The E-Socket receptacle and E-Pin male headers mate to provide reliable board-to-board connections. As shown in Figure 4, the fork design of the E-Socket receptacle can sufficiently grasp the E-Pin male connector with a maximum of 10 mΩ contact resistance. The high-conductivity copper alloy used in the pin connections offers both a low resistance and a better contact spring force. Up to 50µ'' of gold plating can be used for high resistance to corrosion and pin damage due to vibration. While a base material of UL 94V-0 Thermoplastic Polyester is used for an operating temperature range from -40o C to 105o C, other high-temperature materials can also be utilized for an extended temperature range. Given the durability of these connections, they can withstand a minimum of 200 mating cycles.

EDAC Header Connectors are a perfect fit for medical devices and equipment

Figure 4: E-Socket and E-Pin headers will mate to form a vibration-resistant board-to-board connection.

For power connections between circuit boards, high-power headers can also be used — offering up to 20 amps of rated current with integrated ground plane contacts that are offset from the power connections. The power pins themselves have a sizeable pitch of 4 mm to mitigate the risk of arcing between contacts, thereby increasing the safety of the connection (Figure 5).

EDAC Header Connectors for Medical Devices and Equipment

Figure 5: Power header connectors offer up to 20 amps of current with dual-row configuration and a 4mm pitch.

In-line connectors in medical equipment

Within medical equipment such as the blood analyzer use case listed above, the need for a wire-to-wire and wire-to-board solution such as an in-line connector may be necessary where a card edge or header connector may not be sufficient. In-line connectors are characterized by their relatively small pin count. These are ideal for wire harnesses within medical systems. In lab environments, in-line connectors may face exposure to fluids, potentially causing both corrosion and moisture ingress. This can lead to an intermittent or failed connection. EDAC’s in-line connectors are IP67-rated, making them completely dust-tight and able to withstand temporary immersion in water (Figure 6). EDAC accomplishes a waterproof connection with its E-Seal technology, which uses a proprietary epoxy sealing process to seal the entire back of the connector rather than the individual pins. This yields a complete seal with a smooth finish and guarantees no water ingress, as fully tested to IP67 standards.

EDAC Waterproof IP67 In-line connectors for medical devices

Figure 6: EDAC’s in-line connectors can withstand immersion in water, making them resistant to splashes in a lab environment.

D-sub and HDMI connectors in medical equipment

D-subminiature connectors are popular interfaces for serial communications such as RS-232 or RS-485. The connector can be found in applications spanning from personal computers for residences to controllers for industrial automation. Medical devices and equipment will inherently require the use of sensors and actuators to monitor different vitals, measurements, and perform specific tasks. Figure 7 shows a D-sub connector that connects a defibrillator to measure oxygen saturation.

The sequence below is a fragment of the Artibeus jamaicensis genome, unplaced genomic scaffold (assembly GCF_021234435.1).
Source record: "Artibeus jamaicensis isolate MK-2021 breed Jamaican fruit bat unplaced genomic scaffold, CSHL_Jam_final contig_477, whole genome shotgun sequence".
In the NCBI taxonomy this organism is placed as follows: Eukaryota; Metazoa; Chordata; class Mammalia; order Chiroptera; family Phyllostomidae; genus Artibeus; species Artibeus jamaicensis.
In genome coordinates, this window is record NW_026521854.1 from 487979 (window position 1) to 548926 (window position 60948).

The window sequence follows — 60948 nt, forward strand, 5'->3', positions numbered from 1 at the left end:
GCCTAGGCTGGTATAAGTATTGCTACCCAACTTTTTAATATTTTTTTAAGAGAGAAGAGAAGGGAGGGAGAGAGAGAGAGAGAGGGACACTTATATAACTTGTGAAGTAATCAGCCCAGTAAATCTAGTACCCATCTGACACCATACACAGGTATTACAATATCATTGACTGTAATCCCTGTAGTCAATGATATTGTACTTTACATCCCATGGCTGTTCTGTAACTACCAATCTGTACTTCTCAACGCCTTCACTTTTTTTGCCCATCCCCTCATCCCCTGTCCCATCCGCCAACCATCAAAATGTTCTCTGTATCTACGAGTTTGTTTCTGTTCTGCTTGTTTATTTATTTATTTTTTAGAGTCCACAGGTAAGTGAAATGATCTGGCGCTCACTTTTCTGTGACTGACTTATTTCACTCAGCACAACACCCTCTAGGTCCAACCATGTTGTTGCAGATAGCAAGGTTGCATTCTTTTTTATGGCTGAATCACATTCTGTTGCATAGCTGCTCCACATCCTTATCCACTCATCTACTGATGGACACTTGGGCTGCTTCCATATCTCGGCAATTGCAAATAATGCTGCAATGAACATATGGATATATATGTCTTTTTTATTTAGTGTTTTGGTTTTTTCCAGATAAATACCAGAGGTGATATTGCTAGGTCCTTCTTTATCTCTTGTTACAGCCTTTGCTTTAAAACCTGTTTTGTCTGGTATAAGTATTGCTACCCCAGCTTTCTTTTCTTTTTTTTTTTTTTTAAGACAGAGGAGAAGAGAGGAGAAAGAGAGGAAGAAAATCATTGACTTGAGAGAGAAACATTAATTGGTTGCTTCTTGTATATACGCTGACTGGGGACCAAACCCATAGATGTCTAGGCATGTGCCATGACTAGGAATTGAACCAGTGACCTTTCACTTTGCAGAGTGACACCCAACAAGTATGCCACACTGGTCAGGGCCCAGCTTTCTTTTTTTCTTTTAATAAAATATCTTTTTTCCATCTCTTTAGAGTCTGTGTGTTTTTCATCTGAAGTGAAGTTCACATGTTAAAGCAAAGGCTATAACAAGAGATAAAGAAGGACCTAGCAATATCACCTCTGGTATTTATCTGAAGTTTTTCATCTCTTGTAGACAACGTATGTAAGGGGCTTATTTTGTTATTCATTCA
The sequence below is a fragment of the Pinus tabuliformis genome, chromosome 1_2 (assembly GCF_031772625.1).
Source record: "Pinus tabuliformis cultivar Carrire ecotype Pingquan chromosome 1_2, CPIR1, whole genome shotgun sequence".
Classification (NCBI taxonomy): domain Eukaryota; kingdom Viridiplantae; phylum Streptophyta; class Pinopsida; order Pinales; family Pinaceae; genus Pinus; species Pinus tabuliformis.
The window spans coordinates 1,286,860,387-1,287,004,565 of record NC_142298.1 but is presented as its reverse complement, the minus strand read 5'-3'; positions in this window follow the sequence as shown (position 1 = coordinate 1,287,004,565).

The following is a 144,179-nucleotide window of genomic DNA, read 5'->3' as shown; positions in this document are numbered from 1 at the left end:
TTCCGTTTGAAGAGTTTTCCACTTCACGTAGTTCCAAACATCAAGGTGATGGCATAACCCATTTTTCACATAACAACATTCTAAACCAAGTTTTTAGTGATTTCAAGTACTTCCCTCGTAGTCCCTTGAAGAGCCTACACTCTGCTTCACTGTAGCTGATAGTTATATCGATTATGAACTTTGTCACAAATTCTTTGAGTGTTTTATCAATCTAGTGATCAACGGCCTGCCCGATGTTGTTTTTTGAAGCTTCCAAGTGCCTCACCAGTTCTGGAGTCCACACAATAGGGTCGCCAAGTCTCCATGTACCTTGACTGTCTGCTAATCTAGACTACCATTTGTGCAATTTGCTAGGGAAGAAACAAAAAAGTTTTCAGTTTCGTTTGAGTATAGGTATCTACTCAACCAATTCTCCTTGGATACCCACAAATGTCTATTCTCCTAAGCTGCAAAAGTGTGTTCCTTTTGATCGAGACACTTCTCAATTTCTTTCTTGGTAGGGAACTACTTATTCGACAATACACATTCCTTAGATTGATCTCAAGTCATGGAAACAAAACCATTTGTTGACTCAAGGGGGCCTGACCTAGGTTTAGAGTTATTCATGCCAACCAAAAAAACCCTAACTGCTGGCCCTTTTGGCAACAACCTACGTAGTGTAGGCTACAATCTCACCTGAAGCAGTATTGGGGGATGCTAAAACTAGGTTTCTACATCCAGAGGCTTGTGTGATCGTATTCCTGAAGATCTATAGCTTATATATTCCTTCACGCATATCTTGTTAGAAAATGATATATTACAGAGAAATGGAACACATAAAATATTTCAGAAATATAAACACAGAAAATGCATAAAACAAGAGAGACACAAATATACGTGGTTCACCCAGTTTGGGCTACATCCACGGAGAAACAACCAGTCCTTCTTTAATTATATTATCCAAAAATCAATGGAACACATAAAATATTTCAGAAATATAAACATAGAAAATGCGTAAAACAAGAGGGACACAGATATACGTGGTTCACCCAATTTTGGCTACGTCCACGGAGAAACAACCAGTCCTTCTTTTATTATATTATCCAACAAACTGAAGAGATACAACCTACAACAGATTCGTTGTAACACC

EDAC has rugged d-subminiature connectors for medical devices

Figure 7: Philips D-sub-to-pulse-oximeter probe for a defibrillator. Source: Philips

A processing unit such as a DAQ system can then digitize any sensor signals (e.g., sensory data from blood analysis) and convert them to stream transmission protocols such as RS-232 via D-sub connectors to be analyzed by a local computer. DAQ systems are used for processing in many different medical use cases including imaging such as magnetic resonance imaging (MRI), positron emission tomography (PET), ultrasound, and diagnostics applications that demand higher data-acquisition bandwidths to both increase imaging resolution and allow for quicker results processing (Figure 8).

Figure 8: Plexon OmniPlex Neural Data Acquisition System with up to 512 neural recording channels. Source: Plexon Inc.

D-sub connectors and HDMI connectors can also be used to feed video signals to computers and monitors to view images. Point-of-care ultrasound (POCUS), for example, will use several video output options including VGA, DVI, and HDMI, as well as more legacy video outputs such as S-video or C-video (Figure 9). VGA, DVI, and VESA are variants of the D-sub connector optimized for video applications. EDAC offers all of these variations on the D-sub connector.

Figure 9: VGA, HDMI, and Ethernet ports seen on the Philips CX50 Ultrasound Machine. Source: Philips

D-sub connector engineering considerations

The various ruggedization methods for the header and card edge connectors also apply to D-sub connectors. These connectors can undergo constant vibration that will deteriorate the quality of the connection over time. Sufficient gold plating and proper mounting can help mitigate these effects. D-sub connectors within medical applications should be IP-rated to prevent damage from dust and moisture. EDAC offers D-sub connectors that are fully submersible with an IP67 rating that use the E-Seal technology described earlier. The connectors can be plated with up to 30µ” of gold to offer corrosion, vibration, and mechanical shock resistance.